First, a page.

African Americans Less Likely To Obtain Outpatient Asthma Care


Recent research suggests African Americans have a asthma-related mortality rate 10 times greater than non-Hispanic white children.

Anne Fitzpatrick, PhD

Anne Fitzpatrick, PhD

The most important factor in keeping asthma symptoms under control is seeing a healthcare provider on a regular basis. A recent study out of Emory University found that African-Americans, the demographic most impacted by asthma, are less likely to see an outpatient physician for disease management.

The research, led by Anne Fitzpatrick, PhD, director of the Asthma Clinical Research Program at Emory University School of Medicine, evaluated data from the National Heart, Lung and Blood Institute’s Severe Asthma Research Program (SARP). Information on lung function, asthma biomarkers, and asthma control was collected from 579 subjects aged 6 years and older.

According to the US Department of Health and Human Services Office of Minority Health, in 2015, African Americans had an asthma death rate 10 times that of non-Hispanic white children, and are more likely to be admitted to the hospital for asthma.

Primary eligibility for SARP was a physician diagnosis of asthma. Levels of total serum Immunoglobulin E (IgE), allergen-specific IgE, and blood eosinophils were measured. Race, healthcare use over the previous 12 months, current medications, and current environmental exposures (such as tobacco smoke) were self-reported by participants.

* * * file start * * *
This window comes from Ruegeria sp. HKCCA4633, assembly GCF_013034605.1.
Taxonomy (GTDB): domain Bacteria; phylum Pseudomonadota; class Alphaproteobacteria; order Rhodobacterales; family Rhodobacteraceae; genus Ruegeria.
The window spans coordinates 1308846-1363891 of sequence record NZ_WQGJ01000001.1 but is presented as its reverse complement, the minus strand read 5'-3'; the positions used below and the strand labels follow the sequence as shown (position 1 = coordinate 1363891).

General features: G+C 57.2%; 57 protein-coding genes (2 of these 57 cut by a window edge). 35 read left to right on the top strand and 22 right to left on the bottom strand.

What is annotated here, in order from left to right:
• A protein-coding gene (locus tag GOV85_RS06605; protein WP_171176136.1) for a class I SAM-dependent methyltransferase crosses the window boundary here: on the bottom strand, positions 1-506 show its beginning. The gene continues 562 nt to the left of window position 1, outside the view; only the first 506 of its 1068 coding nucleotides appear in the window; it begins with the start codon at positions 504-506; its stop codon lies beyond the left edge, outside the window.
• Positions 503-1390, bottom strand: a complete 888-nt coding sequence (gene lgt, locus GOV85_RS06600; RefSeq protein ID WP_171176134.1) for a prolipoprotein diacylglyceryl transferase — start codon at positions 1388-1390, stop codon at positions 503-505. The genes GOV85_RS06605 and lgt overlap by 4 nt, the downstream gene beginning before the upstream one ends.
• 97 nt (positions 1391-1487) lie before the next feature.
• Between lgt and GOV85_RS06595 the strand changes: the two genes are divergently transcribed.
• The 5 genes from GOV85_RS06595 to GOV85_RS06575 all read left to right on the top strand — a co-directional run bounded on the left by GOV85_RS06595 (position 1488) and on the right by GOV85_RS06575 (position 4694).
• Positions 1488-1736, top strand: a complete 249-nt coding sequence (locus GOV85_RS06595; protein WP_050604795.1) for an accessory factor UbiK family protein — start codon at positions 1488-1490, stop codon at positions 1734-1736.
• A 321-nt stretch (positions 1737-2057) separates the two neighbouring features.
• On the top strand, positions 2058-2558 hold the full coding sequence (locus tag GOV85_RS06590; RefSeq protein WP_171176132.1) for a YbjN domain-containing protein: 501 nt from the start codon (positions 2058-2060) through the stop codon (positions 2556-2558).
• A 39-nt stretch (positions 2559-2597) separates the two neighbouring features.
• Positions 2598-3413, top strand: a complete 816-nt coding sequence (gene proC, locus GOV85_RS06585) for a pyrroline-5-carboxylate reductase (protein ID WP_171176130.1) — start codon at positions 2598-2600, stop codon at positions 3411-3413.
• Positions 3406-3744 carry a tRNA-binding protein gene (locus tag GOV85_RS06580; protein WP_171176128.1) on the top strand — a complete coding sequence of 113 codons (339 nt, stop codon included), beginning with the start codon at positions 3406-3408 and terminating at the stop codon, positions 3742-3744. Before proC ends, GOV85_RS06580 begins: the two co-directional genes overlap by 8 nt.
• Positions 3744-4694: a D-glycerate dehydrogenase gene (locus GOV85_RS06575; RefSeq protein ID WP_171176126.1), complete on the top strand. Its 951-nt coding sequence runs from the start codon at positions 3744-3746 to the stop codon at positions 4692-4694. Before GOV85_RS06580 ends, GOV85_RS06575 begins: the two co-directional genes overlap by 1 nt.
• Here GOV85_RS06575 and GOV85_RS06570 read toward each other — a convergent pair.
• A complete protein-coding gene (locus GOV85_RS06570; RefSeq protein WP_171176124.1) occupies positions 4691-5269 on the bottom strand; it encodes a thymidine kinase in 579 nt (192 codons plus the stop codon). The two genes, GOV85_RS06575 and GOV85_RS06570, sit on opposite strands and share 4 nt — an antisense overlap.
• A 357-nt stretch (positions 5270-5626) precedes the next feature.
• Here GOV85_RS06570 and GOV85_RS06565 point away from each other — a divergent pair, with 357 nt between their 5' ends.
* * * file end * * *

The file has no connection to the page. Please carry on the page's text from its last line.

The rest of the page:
Asthma Control Questionnaire, Asthma Control Test (ACT), or Childhood Asthma Control Test assessed disease management, and asthma-related quality of life was calculated using the Asthma Quality of Life Questionnaire or Pediatric Asthma Quality of Life Questionnaire.

While African Americans had a greater risk of emergency room (ER) use (OR, 2.19; 95 % CI, 1.43-3.35), after socioeconomics and environmental exposures were accounted for, the differences in ER use between African-Americans and non-Hispanic whites disappeared.

However, African-Americans remained less likely to see an outpatient physician for asthma management (AOR, 0.57; 95% CI, 0.38-0.85).

Historically, African Americans have had a thorny relationship with the medical community. One study found that African-Americans were less likely to trust their doctors, which can negatively impact research participation.

Fitzpatrick said healthcare providers need to establish trust with their patients by talking with them about possible struggles with seeking care, such as costs, transportation, or inflexible work schedules.

“It is also important to talk to patients about their asthma beliefs. Some people are worried about medication side effects and other people may believe that the medications don’t help them,” she said. “There are many ways to treat asthma and skilled healthcare providers can work with patients to develop personalized treatment plans.”

It can also be difficult to recognize asthma symptoms, which don’t always display as cough or wheeze.

“Some people with asthma have fatigue, difficulty sleeping at night or difficulty with exercise,” Fitzpatrick said. “In some patients, these symptoms come and go and may worsen during certain seasons or following exposure to a trigger (such as cigarette smoke or cold air). Many people are not aware that these symptoms may reflect uncontrolled asthma and do not realize that medications may reduce these symptoms.”

Further studies need to gather better data to figure out how much access to healthcare, mistrust with the medical system, and differences in lived experience with asthma explain the differences in outpatient care for African Americans. In addition, understanding the intricate elements associated with race can help formulate better interventions to address gaps in asthma care.

The study, “Racial Disparities in asthma-related healthcare use in the National Heart, Lung, and Blood Institutes Severe Asthma Research Program,” was published online in the Journal of Allergy and Clinical Immunology.

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